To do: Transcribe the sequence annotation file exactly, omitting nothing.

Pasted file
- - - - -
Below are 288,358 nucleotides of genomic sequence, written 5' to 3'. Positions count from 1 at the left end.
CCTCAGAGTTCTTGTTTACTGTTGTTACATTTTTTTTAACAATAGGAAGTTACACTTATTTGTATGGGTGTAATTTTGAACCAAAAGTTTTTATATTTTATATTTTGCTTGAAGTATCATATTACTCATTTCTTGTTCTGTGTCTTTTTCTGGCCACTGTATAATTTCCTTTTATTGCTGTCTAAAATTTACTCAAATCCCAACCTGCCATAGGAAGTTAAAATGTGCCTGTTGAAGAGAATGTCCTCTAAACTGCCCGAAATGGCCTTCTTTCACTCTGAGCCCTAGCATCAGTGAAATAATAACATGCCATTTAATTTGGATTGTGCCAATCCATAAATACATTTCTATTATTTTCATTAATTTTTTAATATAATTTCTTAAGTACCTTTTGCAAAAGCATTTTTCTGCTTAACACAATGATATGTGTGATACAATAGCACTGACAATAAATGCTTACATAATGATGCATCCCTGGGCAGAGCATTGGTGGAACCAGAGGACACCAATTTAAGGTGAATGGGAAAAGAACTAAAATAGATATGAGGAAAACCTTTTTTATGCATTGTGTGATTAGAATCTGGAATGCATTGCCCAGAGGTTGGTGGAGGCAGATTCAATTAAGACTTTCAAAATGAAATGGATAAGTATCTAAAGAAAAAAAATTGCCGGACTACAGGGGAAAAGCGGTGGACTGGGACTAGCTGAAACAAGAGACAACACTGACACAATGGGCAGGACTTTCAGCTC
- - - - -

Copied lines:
Below are 288,358 nucleotides of genomic sequence, written 5' to 3'. Positions count from 1 at the left end.
CCTCAGAGTTCTTGTTTACTGTTGTTACATTTTTTTTAACAATAGGAAGTTACACTTATTTGTATGGGTGTAATTTTGAACCAAAAGTTTTTATATTTTATATTTTGCTTGAAGTATCATATTACTCATTTCTTGTTCTGTGTCTTTTTCTGGCCACTGTATAATTTCCTTTTATTGCTGTCTAAAATTTACTCAAATCCCAACCTGCCATAGGAAGTTAAAATGTGCCTGTTGAAGAGAATGTCCTCTAAACTGCCCGAAATGGCCTTCTTTCACTCTGAGCCCTAGCATCAGTGAAATAATAACATGCCATTTAATTTGGATTGTGCCAATCCATAAATACATTTCTATTATTTTCATTAATTTTTTAATATAATTTCTTAAGTACCTTTTGCAAAAGCATTTTTCTGCTTAACACAATGATATGTGTGATACAATAGCACTGACAATAAATGCTTACATAATGATGCATCCCTGGGCAGAGCATTGGTGGAACCAGAGGACACCAATTTAAGGTGAATGGGAAAAGAACTAAAATAGATATGAGGAAAACCTTTTTTATGCATTGTGTGATTAGAATCTGGAATGCATTGCCCAGAGGTTGGTGGAGGCAGATTCAATTAAGACTTTCAAAATGAAATGGATAAGTATCTAAAGAAAAAAAATTGCCGGACTACAGGGGAAAAGCGGTGGACTGGGACTAGCTGAAACAAGAGACAACACTGACACAATGGGCAGGACTTTCAGCTC